Specifically, said fan motor consisted of a rotor which is constructed by installing a plurality of permanent magnets at prescribed relative angles on the circumferential rim portion of a vane wheel, and a stator which is constructed by installing one or more electromagnets and at least one magnetic body on the inside circumferential portion of a casing. A conductive circuit is connected to the field magnetic coils of the electromagnets, and the magnetic body is positioned in a prescribed relatively offset angular position (P) with respect to the electromagnets. Furthermore, a detector which detects when the permanent magnets of the vane wheel are in the vicinity of the relatively offset angular position (P), and which accordingly connects the conductive circuit, is attached to the inside circumferential portion of the casing. When this conductive circuit is in an "off" state, the magnetic force of the permanent magnets of the vane wheel acts respectively on the cores of the electromagnets and the magnetic body so that the vane wheel is offset toward the aforementioned relatively offset angular position (P). When the conductive circuit is in a conductive state, the repulsive force of the electromagnets acts on the permanent magnets so that the vane wheel is caused to rotate.

There may be occasions where the aforementioned fan motor is mounted on electronic parts of audio equipment in which an extremely high sound quality is required. In such cases, even the slight air-cutting noise generated by the fan motor may become an annoyance.

Furthermore, there may be a need to change the blowing direction after the fan motor has been mounted on the electronic parts, which would require either to change the direction of installation of the fan motor, or to alter the wiring of the conductive circuit.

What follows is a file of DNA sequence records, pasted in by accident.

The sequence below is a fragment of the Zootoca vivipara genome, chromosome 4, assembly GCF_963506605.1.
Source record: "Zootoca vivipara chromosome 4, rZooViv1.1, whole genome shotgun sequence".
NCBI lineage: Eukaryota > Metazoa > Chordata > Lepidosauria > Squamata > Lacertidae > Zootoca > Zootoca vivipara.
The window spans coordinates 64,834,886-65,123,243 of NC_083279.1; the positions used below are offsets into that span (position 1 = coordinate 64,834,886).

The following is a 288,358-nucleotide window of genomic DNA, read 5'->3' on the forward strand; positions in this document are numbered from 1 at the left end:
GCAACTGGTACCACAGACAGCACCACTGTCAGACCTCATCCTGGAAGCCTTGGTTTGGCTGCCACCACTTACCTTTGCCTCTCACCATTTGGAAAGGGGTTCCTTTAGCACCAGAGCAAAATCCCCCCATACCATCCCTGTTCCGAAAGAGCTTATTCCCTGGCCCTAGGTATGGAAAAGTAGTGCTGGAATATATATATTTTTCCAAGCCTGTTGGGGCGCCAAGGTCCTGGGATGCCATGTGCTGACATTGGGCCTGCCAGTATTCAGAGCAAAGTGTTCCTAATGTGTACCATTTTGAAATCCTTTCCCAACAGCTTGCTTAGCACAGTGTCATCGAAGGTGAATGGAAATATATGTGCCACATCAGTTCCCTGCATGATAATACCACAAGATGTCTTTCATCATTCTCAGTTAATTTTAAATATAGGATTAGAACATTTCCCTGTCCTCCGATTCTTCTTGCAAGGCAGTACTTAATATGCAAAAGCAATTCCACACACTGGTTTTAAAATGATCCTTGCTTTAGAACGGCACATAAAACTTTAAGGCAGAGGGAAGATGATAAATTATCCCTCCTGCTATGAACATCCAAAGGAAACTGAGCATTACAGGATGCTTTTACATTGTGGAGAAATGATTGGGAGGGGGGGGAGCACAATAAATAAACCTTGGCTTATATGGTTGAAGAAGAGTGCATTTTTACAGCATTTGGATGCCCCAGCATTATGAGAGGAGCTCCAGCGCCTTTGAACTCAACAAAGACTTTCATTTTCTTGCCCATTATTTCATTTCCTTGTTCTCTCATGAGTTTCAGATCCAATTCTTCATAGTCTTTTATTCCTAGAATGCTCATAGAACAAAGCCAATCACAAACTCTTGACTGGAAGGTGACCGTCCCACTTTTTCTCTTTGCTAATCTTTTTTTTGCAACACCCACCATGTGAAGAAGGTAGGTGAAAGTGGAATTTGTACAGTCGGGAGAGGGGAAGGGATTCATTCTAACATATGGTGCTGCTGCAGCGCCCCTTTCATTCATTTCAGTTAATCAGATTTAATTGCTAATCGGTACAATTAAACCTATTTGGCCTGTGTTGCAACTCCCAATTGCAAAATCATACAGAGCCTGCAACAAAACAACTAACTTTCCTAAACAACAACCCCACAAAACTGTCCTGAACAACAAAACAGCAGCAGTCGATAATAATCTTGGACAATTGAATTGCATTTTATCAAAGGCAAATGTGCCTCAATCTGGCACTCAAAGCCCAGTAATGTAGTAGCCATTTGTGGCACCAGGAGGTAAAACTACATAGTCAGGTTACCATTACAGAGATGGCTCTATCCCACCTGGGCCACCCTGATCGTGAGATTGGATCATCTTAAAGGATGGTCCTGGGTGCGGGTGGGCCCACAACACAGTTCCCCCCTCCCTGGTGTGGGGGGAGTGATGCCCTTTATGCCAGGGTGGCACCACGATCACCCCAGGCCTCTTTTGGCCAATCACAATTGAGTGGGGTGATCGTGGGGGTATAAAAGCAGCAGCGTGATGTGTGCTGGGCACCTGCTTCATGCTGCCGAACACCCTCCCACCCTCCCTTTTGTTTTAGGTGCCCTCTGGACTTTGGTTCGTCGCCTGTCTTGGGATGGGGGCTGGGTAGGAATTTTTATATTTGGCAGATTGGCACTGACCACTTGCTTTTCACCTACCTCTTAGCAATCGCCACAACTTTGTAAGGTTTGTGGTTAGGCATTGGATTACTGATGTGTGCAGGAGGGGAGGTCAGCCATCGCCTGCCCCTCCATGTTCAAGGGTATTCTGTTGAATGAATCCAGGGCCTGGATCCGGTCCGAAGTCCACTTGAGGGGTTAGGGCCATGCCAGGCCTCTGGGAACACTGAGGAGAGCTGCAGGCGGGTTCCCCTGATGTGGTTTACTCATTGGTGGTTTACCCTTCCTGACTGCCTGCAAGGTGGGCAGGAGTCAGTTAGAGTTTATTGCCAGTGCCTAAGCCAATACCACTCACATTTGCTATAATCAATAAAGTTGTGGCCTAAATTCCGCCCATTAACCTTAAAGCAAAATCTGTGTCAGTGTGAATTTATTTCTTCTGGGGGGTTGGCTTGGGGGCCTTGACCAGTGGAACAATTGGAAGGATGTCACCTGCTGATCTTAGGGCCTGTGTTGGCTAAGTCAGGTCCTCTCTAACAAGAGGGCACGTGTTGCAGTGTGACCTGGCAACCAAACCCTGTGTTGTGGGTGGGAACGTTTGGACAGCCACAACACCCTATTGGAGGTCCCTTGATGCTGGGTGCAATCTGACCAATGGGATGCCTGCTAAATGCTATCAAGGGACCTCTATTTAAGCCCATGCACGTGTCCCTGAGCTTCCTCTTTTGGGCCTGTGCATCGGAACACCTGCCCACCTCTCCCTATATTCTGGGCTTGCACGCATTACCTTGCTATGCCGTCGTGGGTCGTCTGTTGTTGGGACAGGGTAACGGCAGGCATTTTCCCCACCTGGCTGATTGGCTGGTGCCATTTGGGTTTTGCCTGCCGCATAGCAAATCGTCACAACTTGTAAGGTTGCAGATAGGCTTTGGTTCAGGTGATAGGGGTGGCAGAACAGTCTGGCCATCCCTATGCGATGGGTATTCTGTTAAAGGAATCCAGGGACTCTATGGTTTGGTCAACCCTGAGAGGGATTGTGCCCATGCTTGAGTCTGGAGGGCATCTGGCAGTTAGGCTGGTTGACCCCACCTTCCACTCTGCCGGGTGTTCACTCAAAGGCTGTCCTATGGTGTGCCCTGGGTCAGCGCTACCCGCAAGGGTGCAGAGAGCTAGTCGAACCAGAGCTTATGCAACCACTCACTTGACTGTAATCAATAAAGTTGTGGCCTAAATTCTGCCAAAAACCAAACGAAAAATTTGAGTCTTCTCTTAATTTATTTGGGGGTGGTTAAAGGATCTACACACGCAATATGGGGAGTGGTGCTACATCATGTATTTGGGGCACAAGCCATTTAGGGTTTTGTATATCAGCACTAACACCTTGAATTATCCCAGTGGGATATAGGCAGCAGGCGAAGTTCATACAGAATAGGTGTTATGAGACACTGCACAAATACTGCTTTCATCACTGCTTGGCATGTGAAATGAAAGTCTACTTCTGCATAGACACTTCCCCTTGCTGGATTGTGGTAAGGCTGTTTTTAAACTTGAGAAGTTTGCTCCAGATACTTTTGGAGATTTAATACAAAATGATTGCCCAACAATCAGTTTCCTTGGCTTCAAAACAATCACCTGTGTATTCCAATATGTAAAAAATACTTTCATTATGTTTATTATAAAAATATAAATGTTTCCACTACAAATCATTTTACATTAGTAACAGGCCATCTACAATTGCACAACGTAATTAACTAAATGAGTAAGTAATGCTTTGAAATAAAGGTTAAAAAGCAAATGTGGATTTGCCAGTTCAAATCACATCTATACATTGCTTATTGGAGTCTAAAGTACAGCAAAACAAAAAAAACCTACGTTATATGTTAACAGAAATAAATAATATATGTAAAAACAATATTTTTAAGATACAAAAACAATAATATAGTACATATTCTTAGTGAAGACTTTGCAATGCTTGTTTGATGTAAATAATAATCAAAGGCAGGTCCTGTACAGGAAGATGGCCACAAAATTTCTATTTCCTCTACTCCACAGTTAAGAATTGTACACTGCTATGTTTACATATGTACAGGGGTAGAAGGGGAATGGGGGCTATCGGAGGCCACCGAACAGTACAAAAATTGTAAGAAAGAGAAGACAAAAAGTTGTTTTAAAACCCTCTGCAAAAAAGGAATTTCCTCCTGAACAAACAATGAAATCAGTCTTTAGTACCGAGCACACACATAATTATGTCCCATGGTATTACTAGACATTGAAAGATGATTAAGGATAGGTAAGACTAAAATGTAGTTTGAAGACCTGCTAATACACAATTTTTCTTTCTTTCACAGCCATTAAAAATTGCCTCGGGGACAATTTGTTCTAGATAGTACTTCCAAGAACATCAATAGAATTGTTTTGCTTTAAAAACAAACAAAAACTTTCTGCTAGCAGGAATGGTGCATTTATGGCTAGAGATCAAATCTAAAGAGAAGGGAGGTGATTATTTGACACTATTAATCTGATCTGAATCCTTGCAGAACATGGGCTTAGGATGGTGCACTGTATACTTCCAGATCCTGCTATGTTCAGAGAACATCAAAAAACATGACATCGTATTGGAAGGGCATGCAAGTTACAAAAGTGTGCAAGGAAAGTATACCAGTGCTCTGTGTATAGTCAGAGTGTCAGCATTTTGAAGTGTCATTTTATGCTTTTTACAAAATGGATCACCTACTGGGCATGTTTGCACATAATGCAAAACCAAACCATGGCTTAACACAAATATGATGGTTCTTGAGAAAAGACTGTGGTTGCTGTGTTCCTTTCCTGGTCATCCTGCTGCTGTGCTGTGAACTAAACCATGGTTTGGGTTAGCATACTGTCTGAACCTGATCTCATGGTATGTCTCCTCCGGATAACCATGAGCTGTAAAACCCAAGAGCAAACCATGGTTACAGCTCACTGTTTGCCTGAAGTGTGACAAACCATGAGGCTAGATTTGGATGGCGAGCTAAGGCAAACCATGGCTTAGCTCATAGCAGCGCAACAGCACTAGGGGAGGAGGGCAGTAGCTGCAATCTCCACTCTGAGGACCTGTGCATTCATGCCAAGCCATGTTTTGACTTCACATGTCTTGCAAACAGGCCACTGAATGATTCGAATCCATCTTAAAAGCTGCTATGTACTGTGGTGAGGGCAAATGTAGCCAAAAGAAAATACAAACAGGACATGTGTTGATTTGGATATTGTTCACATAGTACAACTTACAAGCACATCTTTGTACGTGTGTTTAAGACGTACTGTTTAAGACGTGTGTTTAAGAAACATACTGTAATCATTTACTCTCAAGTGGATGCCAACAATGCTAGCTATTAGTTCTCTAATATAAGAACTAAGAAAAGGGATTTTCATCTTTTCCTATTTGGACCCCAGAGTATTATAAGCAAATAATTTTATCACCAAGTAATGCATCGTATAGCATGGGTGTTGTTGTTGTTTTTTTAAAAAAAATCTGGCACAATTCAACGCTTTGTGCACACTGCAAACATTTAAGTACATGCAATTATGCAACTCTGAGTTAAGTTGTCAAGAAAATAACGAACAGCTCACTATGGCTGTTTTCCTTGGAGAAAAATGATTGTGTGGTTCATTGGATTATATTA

Moreover, the fan motor is constructed so that the proximity of the permanent magnets of the vane wheel to the relatively offset angular position (P) is detected by the detector, and the conductive circuit is switched on only during this period. Accordingly, each time the field magnetic coils are switched off, a surge voltage is generated by the counter electromotive force of said field magnetic coils. There is a danger that this surge voltage might damage electronic equipment.

The present invention has improved upon the aforementioned problems.

SUMMARY OF INVENTION

The present invention was devised in light of the aforementioned facts, and undertakes to achieve the following technical tasks:

(1) Preventing the air-cutting noise of the fan motor from becoming an annoying noise even in audio equipment, where an extremely high sound quality is required.

(2) Making it possible to change the blowing direction after the fan motor has been mounted on electronic parts, without any need to change the direction of installation of the fan motor or the wiring of the conductive circuit.

(3) Eliminating surge voltages caused by the counter electromotive force of the field magnetic coil so that there is no damage to electronic equipment.

In order to solve the aforementioned problems, the present invention has improved the aforementioned fan motor as follows:

In the previous invention, the air blown in the centrifugal direction by the vanes strikes the inside circumferential surface of the stator, so that an annoying air-cutting noise is generated and diffused.

In the proposed invention, however, the circumferential edge portions of the vanes of the vane wheel are connected by the aforementioned circumferential-edge ring across the entire width of said vanes (with respect to the axial direction). As a result, the air which is blown in the centrifugal direction by the vanes is guided by the circumferential-edge ring which rotates together with said vanes, so that said air is directed in the regular blowing direction, thus eliminating the aforementioned annoying air-cutting noise.